Monday, 21 June 2010

The Anonymity of Glory: The American Cemetery at Colleville-sur-Mer

Glory is rarely anonymous; and anonymity is rarely glorious.

As I walked through rows and rows of perfectly aligned graves, the birds singing, the leaves rustling in the heaving and salty sea air, and the crash of waves in the distance the only sounds keeping counterpoint to the peace and stillness of this ground, the words above came to me.

The men beneath my feet, or boys who quickly became men, were anonymous. Most had names and states; a few were unknown; but none of them had an age. The only dates written on the crosses were the dates they died; their birth dates a long forgotten statistic. None of them had the chance to become the people they could have become. None of them had a face. Were they muscular or thin? Did they have a shock of red hair or a balding pate? Were they ready with a smile or brooding and introspective? Did they have any idea of what they were getting into? Did death come silently and swiftly, or was it painful and protracted? Were they like my father, from a large family, or the only son of a mother who would always grieve. Were they husbands, or fathers, or brothers, or uncles?

This piece of land is sacred. You can feel it. You can feel it in the respect it commands, in the wonder. Each blade of grass has been lovingly grown and cared for. A great deal of thought has been put into every detail, but the main feeling is one of an inestimable silence of glory, of an anonymous group of men who are all our brothers.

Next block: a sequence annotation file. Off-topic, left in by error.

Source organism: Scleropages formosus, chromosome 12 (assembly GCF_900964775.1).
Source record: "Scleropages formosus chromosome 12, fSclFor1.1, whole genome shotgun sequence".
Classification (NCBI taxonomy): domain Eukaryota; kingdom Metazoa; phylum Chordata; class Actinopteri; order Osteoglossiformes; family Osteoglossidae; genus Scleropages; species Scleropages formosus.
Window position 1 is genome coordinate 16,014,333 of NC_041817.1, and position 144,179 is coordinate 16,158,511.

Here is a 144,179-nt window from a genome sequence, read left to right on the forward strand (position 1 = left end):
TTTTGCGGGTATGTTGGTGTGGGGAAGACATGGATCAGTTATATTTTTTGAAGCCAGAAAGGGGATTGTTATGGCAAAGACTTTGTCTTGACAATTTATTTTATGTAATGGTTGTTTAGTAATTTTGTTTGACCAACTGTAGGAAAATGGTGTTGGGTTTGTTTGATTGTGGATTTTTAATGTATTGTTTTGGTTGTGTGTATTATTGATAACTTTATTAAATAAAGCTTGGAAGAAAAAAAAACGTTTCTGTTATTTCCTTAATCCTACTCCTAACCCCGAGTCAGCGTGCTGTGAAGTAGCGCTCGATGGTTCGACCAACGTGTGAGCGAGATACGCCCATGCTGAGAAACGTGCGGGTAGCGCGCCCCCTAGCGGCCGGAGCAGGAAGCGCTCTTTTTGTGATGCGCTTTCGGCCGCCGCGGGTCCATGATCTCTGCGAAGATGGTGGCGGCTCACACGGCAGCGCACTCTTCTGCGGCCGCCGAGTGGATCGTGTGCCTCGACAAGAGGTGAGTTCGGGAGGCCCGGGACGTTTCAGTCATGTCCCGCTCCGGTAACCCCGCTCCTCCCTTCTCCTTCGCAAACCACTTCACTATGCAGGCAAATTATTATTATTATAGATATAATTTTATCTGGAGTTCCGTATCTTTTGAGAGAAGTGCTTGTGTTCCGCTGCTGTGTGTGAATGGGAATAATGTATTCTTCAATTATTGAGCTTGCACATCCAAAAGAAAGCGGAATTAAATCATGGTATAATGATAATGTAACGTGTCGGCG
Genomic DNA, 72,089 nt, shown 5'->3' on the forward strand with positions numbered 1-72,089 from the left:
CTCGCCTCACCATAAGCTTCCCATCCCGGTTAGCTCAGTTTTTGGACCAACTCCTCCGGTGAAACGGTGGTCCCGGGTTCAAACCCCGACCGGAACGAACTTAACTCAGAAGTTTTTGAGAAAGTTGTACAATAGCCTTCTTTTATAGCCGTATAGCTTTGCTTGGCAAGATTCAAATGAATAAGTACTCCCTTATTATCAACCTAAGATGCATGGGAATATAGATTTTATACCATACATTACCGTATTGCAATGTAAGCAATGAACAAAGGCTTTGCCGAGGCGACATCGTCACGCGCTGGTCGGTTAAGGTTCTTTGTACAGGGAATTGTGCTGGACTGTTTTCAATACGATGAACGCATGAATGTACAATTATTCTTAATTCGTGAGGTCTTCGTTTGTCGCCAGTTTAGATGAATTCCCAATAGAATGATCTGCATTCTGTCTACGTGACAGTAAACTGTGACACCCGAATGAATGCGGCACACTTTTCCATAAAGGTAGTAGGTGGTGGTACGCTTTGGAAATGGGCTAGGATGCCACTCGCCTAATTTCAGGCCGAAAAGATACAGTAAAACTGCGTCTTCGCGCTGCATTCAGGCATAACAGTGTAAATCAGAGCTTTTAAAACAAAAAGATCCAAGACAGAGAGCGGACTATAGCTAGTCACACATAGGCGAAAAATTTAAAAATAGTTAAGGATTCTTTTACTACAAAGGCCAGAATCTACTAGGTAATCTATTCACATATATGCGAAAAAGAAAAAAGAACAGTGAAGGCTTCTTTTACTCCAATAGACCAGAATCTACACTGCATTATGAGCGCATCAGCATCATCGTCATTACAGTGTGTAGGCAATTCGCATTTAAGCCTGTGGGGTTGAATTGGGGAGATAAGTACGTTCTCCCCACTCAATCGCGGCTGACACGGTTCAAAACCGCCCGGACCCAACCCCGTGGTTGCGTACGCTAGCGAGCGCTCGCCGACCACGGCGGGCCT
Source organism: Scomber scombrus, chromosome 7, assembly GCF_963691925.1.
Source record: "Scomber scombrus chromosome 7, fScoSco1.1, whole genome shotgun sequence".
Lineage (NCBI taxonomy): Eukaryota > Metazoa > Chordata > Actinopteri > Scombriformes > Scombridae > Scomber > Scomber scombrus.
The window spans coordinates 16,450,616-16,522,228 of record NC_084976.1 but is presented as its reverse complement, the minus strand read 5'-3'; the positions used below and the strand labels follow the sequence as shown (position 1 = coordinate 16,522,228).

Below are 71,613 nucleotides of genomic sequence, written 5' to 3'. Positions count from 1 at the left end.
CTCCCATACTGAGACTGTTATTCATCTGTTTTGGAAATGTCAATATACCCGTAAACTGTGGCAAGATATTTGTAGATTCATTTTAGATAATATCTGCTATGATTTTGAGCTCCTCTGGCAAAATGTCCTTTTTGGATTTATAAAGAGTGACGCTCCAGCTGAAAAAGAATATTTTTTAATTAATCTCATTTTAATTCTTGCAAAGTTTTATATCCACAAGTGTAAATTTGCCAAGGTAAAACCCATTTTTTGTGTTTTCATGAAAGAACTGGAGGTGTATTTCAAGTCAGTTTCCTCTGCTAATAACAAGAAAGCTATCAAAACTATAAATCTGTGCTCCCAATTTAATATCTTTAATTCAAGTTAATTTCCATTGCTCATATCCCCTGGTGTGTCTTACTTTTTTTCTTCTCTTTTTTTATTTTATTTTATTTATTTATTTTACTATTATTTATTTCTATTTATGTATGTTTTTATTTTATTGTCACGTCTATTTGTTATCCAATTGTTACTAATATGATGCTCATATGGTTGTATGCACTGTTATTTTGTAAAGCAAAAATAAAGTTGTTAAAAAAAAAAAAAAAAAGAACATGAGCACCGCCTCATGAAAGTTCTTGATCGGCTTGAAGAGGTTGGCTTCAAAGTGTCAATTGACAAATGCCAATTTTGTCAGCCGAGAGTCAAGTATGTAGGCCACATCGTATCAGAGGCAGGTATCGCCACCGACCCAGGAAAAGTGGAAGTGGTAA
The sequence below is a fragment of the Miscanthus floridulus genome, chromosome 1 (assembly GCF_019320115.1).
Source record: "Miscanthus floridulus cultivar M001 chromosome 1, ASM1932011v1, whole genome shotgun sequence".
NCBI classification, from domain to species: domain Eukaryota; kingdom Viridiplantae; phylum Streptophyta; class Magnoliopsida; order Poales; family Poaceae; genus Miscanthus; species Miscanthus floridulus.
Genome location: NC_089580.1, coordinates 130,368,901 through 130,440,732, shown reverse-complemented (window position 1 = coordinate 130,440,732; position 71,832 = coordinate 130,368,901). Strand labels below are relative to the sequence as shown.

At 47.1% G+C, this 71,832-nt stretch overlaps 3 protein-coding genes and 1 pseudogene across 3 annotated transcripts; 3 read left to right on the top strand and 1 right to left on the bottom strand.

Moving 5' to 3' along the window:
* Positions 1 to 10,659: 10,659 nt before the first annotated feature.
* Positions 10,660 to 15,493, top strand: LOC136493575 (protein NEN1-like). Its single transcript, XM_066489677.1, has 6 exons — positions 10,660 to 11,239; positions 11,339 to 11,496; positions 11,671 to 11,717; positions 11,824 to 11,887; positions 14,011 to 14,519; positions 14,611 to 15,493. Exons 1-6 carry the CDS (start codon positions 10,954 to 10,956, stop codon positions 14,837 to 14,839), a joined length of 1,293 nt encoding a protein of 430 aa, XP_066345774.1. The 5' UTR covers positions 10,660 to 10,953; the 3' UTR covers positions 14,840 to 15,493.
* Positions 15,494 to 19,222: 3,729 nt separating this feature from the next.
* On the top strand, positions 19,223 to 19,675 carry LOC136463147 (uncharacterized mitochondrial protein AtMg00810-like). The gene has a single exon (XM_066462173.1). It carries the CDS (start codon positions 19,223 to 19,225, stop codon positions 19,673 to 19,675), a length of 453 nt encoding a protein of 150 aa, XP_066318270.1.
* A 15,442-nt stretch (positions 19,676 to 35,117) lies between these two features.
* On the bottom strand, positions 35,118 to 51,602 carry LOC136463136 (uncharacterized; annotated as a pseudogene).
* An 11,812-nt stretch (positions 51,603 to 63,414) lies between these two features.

I felt waves of emotion wash over me, my eyes stinging as I thought of my father, who only spoke to me of his part in the war once (his unit came ashore 50 days after D-Day), who died without ever telling me he won a Bronze Star. In the blood and thunder of a few days which passed a long time ago, men like him came to their end, far from home, the long rows of graves silent testament to their glory. Yes glory. The glory of an anonymity which is ageless and timeless, and very human.






Don't ever forget. It is a cliche, but it is only because of these men that we can enjoy the freedom we enjoy. The respect we can give them is the smallest of efforts for a sacrifice which for them was eternal.

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